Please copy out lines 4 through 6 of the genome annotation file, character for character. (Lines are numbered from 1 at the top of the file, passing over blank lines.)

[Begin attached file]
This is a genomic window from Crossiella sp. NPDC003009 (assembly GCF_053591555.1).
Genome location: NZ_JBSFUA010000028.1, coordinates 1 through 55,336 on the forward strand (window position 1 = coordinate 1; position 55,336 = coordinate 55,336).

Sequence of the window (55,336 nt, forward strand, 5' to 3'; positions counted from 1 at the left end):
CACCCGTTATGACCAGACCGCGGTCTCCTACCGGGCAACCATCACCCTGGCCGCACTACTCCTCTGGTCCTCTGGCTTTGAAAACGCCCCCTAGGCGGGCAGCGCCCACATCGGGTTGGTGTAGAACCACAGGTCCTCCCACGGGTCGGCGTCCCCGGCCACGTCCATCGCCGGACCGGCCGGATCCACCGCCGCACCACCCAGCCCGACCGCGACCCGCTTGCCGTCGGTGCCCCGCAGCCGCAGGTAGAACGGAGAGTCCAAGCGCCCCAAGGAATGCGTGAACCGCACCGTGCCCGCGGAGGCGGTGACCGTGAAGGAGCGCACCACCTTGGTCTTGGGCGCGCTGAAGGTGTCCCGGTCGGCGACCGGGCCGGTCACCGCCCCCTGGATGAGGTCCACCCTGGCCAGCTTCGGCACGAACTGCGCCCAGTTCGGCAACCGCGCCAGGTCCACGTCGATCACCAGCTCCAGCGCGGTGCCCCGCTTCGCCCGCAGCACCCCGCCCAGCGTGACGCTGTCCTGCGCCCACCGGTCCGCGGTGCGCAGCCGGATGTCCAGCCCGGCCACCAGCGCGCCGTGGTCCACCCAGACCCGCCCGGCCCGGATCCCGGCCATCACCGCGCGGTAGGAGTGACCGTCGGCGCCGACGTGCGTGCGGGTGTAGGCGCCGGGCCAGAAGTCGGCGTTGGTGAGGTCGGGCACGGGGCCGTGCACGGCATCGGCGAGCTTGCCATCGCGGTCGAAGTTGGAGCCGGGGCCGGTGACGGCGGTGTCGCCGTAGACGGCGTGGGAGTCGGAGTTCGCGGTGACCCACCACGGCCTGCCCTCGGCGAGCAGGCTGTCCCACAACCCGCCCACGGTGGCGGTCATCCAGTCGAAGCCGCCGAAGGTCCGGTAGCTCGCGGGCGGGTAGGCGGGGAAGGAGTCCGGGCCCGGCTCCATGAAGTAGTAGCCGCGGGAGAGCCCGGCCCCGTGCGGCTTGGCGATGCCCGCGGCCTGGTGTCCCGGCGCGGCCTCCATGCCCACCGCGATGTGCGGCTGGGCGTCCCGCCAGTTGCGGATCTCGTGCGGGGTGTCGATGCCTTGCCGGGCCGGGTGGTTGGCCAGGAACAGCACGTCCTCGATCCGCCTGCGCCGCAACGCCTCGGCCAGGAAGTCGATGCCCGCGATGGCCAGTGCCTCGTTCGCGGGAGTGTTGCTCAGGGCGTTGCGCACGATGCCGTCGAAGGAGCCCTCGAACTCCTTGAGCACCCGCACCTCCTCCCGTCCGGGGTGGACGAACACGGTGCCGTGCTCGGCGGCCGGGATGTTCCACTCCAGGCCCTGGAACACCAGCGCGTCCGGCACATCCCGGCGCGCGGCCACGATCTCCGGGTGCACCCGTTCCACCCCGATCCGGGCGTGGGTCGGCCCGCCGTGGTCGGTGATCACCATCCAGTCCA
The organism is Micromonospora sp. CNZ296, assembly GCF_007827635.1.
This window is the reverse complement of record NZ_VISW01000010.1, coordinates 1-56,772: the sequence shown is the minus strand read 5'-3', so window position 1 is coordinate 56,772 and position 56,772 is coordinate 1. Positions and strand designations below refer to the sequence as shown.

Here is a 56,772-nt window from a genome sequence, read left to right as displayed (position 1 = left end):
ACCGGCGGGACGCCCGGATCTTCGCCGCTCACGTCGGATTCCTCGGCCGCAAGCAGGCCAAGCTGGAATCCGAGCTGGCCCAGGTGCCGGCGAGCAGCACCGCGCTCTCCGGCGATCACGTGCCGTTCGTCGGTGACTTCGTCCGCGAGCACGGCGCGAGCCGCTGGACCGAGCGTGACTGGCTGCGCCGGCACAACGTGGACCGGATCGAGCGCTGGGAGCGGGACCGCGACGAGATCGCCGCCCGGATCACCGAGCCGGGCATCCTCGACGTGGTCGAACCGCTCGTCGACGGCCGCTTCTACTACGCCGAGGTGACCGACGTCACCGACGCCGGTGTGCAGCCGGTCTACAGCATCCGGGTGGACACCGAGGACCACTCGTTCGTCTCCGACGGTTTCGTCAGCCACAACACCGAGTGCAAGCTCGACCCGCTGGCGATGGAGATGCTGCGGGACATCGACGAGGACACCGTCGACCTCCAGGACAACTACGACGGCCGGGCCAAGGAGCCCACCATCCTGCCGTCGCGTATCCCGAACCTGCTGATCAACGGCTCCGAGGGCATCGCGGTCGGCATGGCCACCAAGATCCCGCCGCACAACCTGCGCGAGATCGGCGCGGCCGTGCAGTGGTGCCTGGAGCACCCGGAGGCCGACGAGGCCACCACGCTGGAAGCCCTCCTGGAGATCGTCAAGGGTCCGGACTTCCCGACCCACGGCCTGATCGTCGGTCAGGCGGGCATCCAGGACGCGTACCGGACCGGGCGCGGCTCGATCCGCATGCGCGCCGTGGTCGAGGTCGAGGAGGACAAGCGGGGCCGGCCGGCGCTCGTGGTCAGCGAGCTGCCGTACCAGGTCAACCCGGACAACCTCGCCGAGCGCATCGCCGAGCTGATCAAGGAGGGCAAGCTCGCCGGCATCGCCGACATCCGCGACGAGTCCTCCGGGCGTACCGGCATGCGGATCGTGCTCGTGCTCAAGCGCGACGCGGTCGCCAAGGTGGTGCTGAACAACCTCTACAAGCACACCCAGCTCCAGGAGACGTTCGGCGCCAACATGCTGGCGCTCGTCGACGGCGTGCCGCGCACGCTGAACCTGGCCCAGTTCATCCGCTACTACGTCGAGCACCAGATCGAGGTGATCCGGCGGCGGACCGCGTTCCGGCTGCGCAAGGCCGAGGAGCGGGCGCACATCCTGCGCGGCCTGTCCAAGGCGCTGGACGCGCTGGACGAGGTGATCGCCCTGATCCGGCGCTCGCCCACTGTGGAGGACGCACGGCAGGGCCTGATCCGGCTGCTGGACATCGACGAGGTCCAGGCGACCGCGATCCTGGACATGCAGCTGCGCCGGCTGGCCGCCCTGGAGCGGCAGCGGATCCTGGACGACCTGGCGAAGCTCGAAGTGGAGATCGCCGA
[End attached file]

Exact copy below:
CACCCGTTATGACCAGACCGCGGTCTCCTACCGGGCAACCATCACCCTGGCCGCACTACTCCTCTGGTCCTCTGGCTTTGAAAACGCCCCCTAGGCGGGCAGCGCCCACATCGGGTTGGTGTAGAACCACAGGTCCTCCCACGGGTCGGCGTCCCCGGCCACGTCCATCGCCGGACCGGCCGGATCCACCGCCGCACCACCCAGCCCGACCGCGACCCGCTTGCCGTCGGTGCCCCGCAGCCGCAGGTAGAACGGAGAGTCCAAGCGCCCCAAGGAATGCGTGAACCGCACCGTGCCCGCGGAGGCGGTGACCGTGAAGGAGCGCACCACCTTGGTCTTGGGCGCGCTGAAGGTGTCCCGGTCGGCGACCGGGCCGGTCACCGCCCCCTGGATGAGGTCCACCCTGGCCAGCTTCGGCACGAACTGCGCCCAGTTCGGCAACCGCGCCAGGTCCACGTCGATCACCAGCTCCAGCGCGGTGCCCCGCTTCGCCCGCAGCACCCCGCCCAGCGTGACGCTGTCCTGCGCCCACCGGTCCGCGGTGCGCAGCCGGATGTCCAGCCCGGCCACCAGCGCGCCGTGGTCCACCCAGACCCGCCCGGCCCGGATCCCGGCCATCACCGCGCGGTAGGAGTGACCGTCGGCGCCGACGTGCGTGCGGGTGTAGGCGCCGGGCCAGAAGTCGGCGTTGGTGAGGTCGGGCACGGGGCCGTGCACGGCATCGGCGAGCTTGCCATCGCGGTCGAAGTTGGAGCCGGGGCCGGTGACGGCGGTGTCGCCGTAGACGGCGTGGGAGTCGGAGTTCGCGGTGACCCACCACGGCCTGCCCTCGGCGAGCAGGCTGTCCCACAACCCGCCCACGGTGGCGGTCATCCAGTCGAAGCCGCCGAAGGTCCGGTAGCTCGCGGGCGGGTAGGCGGGGAAGGAGTCCGGGCCCGGCTCCATGAAGTAGTAGCCGCGGGAGAGCCCGGCCCCGTGCGGCTTGGCGATGCCCGCGGCCTGGTGTCCCGGCGCGGCCTCCATGCCCACCGCGATGTGCGGCTGGGCGTCCCGCCAGTTGCGGATCTCGTGCGGGGTGTCGATGCCTTGCCGGGCCGGGTGGTTGGCCAGGAACAGCACGTCCTCGATCCGCCTGCGCCGCAACGCCTCGGCCAGGAAGTCGATGCCCGCGATGGCCAGTGCCTCGTTCGCGGGAGTGTTGCTCAGGGCGTTGCGCACGATGCCGTCGAAGGAGCCCTCGAACTCCTTGAGCACCCGCACCTCCTCCCGTCCGGGGTGGACGAACACGGTGCCGTGCTCGGCGGCCGGGATGTTCCACTCCAGGCCCTGGAACACCAGCGCGTCCGGCACATCCCGGCGCGCGGCCACGATCTCCGGGTGCACCCGTTCCACCCCGATCCGGGCGTGGGTCGGCCCGCCGTGGTCGGTGATCACCATCCAGTCCA
The organism is Micromonospora sp. CNZ296, assembly GCF_007827635.1.
This window is the reverse complement of record NZ_VISW01000010.1, coordinates 1-56,772: the sequence shown is the minus strand read 5'-3', so window position 1 is coordinate 56,772 and position 56,772 is coordinate 1. Positions and strand designations below refer to the sequence as shown.